Inuit's Biggest Threat: Climate Change or Regulations?
Photo via National Geographic
Representatives of the Inuit are in Copenhagen this week to speak of how climate change is not only harming the environment in which they live, but also impacting their traditional way of life. They are calling for funding to help preserve their culture so threatened by global warming, while also seeking an exemption for Inuit-owned industries that are contributing to it. This catch-22 has members of the Inuit community divided on where to stand. Will they lose their livelihood due to a lack of regulations, or lose it because of them?Because of climate change's influence in northern regions especially, the Inuit's hunting patterns need to change, according to Violet Ford from the Inuit Circumpolar Council (ICC). To help ease the impact, Ford is asking for assistance from the global community to purchase things like community refrigerators to store food during the increasingly long off-season. Traditionally, the Intuit have hunted for a range of artic animals like seals, caribou, whales, and polar bears.
As drafts of an agreement are drawn up and funds are being allocated to aid in the fight against climate change, Ford believes the Inuit are primary candidates:
The money should be going out for the Inuit communities in response to climate change. We need infrastructure. We want community deep freezers if the hunting patterns change so much that we can only go hunting a few times a year.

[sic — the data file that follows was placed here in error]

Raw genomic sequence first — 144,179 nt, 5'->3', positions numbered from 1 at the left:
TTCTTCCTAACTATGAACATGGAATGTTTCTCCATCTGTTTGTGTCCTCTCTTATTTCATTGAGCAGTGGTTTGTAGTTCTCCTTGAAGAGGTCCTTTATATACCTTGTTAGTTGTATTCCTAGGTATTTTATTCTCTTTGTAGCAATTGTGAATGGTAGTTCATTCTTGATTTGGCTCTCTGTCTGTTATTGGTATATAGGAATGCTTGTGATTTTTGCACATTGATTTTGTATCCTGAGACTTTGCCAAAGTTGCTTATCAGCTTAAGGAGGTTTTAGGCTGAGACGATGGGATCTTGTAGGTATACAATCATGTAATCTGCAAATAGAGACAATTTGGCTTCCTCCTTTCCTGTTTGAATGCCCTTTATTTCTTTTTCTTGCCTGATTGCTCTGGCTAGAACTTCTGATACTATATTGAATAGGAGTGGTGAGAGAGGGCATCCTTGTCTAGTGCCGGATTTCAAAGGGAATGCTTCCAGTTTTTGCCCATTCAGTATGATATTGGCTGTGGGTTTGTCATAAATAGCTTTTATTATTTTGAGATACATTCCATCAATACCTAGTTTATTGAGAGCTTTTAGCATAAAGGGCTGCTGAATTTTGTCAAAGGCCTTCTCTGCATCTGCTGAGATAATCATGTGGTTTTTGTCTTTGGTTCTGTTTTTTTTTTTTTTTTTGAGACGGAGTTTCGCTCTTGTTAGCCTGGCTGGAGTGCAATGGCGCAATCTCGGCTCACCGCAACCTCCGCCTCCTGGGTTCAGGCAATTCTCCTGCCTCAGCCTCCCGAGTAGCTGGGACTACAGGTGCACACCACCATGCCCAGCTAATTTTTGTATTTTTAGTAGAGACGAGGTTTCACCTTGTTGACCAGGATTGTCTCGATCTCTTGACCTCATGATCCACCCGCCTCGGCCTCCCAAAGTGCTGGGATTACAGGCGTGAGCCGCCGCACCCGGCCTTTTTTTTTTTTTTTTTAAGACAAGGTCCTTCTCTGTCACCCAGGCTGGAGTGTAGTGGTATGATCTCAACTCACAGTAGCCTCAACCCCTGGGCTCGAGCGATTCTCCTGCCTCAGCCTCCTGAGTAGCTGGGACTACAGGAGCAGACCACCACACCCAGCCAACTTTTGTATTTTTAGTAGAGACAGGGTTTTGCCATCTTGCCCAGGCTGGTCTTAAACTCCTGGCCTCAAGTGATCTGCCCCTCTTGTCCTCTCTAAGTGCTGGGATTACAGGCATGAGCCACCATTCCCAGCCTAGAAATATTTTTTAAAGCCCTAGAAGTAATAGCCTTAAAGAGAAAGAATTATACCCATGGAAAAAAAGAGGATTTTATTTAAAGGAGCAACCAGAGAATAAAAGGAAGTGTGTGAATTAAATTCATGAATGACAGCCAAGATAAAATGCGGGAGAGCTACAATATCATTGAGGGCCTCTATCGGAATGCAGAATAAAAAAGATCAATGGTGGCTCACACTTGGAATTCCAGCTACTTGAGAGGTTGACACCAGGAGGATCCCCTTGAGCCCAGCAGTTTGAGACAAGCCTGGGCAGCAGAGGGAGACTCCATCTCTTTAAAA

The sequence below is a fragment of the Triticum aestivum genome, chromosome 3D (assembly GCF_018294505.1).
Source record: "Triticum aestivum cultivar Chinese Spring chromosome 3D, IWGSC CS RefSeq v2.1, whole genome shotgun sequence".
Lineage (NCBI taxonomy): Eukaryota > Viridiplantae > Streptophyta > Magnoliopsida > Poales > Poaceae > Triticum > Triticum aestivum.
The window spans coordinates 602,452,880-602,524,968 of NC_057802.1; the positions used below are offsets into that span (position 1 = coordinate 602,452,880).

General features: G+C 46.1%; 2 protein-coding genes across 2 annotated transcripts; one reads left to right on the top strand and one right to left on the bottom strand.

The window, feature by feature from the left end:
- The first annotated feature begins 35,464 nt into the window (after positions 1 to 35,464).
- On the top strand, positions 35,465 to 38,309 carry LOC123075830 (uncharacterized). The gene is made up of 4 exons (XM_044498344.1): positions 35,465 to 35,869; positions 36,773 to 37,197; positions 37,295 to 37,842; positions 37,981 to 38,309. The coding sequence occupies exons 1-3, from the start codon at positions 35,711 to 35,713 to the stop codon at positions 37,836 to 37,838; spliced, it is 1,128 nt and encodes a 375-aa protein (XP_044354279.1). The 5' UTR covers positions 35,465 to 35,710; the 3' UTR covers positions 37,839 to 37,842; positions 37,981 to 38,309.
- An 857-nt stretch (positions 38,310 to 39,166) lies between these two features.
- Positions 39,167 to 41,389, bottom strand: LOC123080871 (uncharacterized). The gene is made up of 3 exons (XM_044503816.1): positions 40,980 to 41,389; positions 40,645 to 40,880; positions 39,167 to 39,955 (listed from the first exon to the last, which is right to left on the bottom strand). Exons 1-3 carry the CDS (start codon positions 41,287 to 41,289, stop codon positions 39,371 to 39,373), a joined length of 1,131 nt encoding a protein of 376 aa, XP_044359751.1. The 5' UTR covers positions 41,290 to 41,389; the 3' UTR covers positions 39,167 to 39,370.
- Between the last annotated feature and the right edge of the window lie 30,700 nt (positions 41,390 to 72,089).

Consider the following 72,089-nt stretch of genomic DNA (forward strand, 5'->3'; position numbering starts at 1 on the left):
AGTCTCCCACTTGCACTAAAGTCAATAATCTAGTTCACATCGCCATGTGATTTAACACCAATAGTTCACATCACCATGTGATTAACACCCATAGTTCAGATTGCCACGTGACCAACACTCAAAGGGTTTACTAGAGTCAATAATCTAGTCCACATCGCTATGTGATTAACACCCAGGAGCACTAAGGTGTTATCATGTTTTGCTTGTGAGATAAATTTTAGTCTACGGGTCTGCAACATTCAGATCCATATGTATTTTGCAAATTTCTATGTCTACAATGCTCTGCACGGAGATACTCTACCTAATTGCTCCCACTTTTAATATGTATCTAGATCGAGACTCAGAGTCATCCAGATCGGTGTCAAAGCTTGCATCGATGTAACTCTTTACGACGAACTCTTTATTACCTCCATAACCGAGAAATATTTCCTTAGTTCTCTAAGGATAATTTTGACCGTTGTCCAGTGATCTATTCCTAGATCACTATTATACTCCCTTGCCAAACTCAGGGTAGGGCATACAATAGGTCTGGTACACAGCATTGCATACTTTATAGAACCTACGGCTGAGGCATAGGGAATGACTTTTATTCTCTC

While the Inuit are asking for assistance in maintaining the traditional lifestyle which makes their culture so rich and important, not all of their interests are in line with that tradition. Just last Thursday, Jimmy Stotts of the ICC spoke on behalf of Inuit owned oil, gas, and mining industries--calling for such projects to be exempt from whatever resolution adopted by COP15 because "it just doesn't seem right for Inuit, who have gotten themselves to this point where they can develop and make better communities, without having access to the money that they make from these industries."
These seemingly conflicting interests have created something of a moral dilemma for the Inuit: On the one hand, they require global assistance in combating the climate change threatening their traditional lifestyle, but on the other they also need the revenue from their greenhouse gas emitting industries in order to maintain their cultural independence.
Sheila Watt-Cloutier, the former president of the ICC, doesn't accept financial rational as grounds for the Inuit to contribute, unchecked, to global CO2 levels:
As we call on the world to change its ecologically degrading practices, we must not accept those practices at home no matter how desperate our need for jobs or economic development. Economic gain must not override the existence and well-being of a whole people whose way of life is already being severely taxed (by climate change)."
The dilemma facing the Inuit is without easy answers. For all the warnings and dire predictions of climate change's effect on the future of societies and cultures, implementing regulations to combat it may have a catastrophic effect on present ones as well.
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